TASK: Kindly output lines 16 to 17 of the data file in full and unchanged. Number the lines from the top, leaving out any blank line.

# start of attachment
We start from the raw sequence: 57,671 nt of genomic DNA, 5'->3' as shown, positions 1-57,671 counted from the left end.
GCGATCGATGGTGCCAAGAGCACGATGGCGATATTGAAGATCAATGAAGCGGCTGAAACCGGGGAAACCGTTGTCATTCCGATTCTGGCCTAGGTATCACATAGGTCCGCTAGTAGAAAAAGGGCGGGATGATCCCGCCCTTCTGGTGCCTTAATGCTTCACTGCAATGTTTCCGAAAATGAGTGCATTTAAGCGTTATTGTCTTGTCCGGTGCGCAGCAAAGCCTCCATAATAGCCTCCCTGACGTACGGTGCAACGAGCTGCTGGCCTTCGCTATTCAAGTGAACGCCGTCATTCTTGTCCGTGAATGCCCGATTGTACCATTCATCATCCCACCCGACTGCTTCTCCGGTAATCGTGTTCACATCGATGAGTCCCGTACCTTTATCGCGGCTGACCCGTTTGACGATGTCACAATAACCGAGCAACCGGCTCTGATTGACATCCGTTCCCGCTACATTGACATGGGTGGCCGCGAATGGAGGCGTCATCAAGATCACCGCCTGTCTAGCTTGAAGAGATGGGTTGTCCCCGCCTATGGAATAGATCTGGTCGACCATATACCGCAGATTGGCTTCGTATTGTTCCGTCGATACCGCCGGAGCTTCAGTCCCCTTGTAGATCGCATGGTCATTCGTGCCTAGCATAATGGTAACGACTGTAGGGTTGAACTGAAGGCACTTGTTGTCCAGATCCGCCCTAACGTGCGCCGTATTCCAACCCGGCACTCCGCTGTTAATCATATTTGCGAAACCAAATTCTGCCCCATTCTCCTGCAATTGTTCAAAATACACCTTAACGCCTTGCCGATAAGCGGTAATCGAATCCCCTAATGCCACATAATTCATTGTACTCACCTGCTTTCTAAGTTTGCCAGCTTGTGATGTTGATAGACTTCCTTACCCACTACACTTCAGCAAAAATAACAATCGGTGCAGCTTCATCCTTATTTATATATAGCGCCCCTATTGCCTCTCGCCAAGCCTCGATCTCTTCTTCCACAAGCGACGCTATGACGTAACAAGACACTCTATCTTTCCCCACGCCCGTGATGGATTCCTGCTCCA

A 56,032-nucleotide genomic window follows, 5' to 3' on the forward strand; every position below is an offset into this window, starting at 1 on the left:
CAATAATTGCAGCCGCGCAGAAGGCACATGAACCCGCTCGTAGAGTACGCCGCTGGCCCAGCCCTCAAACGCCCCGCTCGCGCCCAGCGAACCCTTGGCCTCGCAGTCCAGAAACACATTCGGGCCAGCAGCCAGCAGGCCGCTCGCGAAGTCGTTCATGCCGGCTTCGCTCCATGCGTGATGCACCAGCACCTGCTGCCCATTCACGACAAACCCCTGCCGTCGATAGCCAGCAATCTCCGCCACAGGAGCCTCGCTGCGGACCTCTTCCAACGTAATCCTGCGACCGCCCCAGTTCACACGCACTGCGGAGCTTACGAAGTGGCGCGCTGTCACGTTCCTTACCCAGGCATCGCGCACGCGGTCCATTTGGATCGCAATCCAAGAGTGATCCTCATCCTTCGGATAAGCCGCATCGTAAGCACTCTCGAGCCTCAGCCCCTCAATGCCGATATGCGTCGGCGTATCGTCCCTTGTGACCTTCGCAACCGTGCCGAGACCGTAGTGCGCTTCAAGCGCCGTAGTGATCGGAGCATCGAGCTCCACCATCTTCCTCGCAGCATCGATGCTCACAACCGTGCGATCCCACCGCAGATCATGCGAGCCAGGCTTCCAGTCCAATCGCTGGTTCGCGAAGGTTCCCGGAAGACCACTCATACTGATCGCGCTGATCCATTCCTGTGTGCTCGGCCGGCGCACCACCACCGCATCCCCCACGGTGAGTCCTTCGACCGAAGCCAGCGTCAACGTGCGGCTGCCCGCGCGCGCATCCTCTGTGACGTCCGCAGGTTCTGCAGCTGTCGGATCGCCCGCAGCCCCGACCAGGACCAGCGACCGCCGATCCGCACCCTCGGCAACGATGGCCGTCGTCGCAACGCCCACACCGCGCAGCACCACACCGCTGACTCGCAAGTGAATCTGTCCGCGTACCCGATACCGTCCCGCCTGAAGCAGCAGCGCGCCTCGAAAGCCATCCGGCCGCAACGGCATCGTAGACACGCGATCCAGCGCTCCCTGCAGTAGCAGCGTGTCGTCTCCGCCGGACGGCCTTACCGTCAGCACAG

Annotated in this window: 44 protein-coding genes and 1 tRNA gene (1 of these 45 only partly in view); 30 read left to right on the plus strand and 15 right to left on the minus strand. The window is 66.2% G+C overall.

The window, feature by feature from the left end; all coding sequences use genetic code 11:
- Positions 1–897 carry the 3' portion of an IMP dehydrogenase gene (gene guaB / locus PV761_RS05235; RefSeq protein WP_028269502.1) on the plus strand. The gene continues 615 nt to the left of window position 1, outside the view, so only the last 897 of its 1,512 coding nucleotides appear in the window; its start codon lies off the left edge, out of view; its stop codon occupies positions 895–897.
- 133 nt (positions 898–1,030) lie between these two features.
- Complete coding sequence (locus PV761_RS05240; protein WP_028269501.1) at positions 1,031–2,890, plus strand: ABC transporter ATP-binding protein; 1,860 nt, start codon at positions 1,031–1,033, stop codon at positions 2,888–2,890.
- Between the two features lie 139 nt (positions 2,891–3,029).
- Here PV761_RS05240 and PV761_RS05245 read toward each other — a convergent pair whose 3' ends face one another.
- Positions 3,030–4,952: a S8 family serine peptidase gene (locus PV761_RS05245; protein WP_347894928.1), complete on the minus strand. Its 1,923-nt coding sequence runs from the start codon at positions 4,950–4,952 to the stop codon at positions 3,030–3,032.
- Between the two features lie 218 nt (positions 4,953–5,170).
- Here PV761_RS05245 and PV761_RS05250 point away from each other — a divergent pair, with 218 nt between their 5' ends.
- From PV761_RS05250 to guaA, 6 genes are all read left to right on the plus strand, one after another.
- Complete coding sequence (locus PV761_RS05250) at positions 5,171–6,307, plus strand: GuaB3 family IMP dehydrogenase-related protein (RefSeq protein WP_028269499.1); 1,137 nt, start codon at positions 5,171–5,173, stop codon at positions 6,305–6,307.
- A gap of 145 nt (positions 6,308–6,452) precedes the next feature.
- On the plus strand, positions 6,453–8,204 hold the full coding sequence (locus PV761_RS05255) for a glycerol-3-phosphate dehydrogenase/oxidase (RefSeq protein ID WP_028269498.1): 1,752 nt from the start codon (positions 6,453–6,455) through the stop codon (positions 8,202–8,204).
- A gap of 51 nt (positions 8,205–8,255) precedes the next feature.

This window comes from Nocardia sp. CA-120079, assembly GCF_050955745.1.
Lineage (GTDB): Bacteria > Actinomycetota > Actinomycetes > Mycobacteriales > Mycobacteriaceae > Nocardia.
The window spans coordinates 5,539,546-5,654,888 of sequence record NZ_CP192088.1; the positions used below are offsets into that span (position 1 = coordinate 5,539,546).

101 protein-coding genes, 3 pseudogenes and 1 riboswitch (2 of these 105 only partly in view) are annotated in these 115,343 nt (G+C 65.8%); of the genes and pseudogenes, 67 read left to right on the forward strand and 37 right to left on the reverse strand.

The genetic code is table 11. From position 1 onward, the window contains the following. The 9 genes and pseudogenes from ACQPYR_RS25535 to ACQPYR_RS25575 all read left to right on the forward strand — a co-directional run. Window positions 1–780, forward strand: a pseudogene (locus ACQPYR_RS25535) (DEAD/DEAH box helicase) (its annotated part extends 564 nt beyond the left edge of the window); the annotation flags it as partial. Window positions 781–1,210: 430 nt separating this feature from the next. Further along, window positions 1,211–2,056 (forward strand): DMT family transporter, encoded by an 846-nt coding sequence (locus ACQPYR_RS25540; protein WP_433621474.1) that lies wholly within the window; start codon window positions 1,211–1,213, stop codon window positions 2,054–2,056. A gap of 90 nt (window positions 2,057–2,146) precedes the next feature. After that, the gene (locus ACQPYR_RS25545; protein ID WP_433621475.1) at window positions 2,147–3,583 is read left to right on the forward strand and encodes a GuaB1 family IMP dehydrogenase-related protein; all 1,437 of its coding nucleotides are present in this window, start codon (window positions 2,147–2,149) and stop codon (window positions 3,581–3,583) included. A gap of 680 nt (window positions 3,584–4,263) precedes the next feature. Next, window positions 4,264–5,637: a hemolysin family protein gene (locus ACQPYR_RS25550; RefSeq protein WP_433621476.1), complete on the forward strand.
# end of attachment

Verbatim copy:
- Complete coding sequence (locus PV761_RS05250) at positions 5,171–6,307, plus strand: GuaB3 family IMP dehydrogenase-related protein (RefSeq protein WP_028269499.1); 1,137 nt, start codon at positions 5,171–5,173, stop codon at positions 6,305–6,307.
- A gap of 145 nt (positions 6,308–6,452) precedes the next feature.